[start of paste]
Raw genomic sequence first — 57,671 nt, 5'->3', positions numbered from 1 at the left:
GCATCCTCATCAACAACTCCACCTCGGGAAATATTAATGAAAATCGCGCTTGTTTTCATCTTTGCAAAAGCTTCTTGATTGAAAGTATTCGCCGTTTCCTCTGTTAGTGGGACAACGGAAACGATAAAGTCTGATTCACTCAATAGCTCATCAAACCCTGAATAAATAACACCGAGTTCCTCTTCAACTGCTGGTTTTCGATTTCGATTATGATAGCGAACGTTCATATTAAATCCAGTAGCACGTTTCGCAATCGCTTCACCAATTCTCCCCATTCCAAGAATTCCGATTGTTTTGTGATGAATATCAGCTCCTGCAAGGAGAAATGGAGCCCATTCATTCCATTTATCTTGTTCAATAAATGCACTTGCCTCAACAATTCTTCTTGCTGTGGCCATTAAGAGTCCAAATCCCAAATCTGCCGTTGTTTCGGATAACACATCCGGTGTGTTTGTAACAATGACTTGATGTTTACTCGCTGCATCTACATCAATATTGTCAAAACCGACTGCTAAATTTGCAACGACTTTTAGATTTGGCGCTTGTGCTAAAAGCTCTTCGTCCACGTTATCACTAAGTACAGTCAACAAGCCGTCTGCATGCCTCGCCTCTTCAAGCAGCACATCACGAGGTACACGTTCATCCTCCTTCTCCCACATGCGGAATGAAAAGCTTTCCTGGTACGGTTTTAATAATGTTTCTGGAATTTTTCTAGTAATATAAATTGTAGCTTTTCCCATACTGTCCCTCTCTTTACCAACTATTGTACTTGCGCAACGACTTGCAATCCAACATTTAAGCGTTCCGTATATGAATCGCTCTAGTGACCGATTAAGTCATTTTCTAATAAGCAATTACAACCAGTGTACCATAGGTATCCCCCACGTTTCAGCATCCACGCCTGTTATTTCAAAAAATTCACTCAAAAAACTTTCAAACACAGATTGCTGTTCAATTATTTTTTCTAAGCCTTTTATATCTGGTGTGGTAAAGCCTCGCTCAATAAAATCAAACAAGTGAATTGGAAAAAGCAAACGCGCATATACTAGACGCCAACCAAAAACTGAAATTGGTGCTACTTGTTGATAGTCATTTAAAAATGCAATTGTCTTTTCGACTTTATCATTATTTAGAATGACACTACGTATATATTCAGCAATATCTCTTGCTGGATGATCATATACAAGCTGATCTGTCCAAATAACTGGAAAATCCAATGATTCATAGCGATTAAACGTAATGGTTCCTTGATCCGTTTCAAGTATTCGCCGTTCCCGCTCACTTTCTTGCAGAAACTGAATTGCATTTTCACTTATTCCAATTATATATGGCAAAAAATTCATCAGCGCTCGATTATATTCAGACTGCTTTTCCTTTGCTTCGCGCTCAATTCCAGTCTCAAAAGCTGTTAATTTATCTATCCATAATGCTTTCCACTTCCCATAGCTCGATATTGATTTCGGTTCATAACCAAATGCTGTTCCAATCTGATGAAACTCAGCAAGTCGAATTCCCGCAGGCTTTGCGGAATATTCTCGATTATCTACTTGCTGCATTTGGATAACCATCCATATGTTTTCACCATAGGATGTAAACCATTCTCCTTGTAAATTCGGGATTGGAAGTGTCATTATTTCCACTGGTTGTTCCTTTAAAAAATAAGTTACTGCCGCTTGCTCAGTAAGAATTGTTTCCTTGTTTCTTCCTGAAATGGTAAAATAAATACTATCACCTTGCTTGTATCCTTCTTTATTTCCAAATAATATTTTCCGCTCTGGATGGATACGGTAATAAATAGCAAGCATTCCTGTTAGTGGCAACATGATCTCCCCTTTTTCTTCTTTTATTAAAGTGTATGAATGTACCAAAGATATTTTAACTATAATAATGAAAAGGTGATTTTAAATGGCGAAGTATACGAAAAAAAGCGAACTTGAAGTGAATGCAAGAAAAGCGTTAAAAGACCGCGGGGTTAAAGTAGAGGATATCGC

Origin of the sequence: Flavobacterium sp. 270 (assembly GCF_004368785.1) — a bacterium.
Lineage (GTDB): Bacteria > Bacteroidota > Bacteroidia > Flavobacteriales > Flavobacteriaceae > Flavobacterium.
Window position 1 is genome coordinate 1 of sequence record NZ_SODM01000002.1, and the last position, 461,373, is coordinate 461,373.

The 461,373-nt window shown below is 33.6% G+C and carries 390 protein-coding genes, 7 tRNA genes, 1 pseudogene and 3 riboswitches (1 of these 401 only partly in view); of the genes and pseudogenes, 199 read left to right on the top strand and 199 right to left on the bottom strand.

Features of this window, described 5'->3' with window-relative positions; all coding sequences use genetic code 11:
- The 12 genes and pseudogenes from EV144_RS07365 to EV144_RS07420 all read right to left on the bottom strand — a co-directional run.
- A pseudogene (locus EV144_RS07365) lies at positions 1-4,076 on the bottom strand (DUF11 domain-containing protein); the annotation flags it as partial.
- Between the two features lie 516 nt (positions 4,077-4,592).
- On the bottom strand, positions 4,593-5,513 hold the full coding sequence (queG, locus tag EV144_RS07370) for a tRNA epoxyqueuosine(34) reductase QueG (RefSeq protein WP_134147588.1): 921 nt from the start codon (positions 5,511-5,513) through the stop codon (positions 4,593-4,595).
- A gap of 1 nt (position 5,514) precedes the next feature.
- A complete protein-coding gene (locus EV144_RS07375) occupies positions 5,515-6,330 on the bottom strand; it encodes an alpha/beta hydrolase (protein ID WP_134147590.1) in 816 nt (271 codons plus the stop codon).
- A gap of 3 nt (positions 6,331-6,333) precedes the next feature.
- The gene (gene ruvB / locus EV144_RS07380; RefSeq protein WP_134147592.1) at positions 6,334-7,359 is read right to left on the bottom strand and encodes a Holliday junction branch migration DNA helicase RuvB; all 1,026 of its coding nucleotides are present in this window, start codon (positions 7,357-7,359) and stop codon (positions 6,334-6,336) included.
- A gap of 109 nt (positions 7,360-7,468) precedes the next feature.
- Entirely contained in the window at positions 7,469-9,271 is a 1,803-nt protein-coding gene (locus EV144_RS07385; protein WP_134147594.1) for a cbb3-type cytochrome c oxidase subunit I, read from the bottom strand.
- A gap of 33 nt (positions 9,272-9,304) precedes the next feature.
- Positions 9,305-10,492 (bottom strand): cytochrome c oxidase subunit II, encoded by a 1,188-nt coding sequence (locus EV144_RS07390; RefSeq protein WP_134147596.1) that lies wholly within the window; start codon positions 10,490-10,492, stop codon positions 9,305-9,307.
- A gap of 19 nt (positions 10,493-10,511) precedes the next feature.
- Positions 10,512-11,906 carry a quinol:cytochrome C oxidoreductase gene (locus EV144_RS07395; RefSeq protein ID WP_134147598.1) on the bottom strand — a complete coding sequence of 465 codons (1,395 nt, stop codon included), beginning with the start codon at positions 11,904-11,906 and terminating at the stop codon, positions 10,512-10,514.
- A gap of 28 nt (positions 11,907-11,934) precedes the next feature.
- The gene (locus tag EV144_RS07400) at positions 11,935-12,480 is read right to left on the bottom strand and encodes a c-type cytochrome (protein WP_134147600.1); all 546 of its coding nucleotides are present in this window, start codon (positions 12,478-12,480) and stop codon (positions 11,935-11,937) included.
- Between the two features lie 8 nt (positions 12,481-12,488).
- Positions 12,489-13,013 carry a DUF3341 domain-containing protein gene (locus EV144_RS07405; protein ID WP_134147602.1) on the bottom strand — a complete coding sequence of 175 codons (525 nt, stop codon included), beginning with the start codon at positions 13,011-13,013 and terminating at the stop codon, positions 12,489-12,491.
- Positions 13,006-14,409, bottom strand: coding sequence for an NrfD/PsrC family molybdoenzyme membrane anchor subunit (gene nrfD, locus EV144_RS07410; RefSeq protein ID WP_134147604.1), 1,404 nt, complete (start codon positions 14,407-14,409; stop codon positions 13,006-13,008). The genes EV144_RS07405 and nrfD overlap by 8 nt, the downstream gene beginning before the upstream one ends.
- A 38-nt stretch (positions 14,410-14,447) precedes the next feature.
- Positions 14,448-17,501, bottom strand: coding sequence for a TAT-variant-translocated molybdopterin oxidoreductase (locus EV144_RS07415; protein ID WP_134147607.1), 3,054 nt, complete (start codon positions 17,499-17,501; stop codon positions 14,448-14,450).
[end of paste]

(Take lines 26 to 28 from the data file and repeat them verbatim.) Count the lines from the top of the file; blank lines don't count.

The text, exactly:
- Positions 13,006-14,409, bottom strand: coding sequence for an NrfD/PsrC family molybdoenzyme membrane anchor subunit (gene nrfD, locus EV144_RS07410; RefSeq protein ID WP_134147604.1), 1,404 nt, complete (start codon positions 14,407-14,409; stop codon positions 13,006-13,008). The genes EV144_RS07405 and nrfD overlap by 8 nt, the downstream gene beginning before the upstream one ends.
- A 38-nt stretch (positions 14,410-14,447) precedes the next feature.
- Positions 14,448-17,501, bottom strand: coding sequence for a TAT-variant-translocated molybdopterin oxidoreductase (locus EV144_RS07415; protein ID WP_134147607.1), 3,054 nt, complete (start codon positions 17,499-17,501; stop codon positions 14,448-14,450).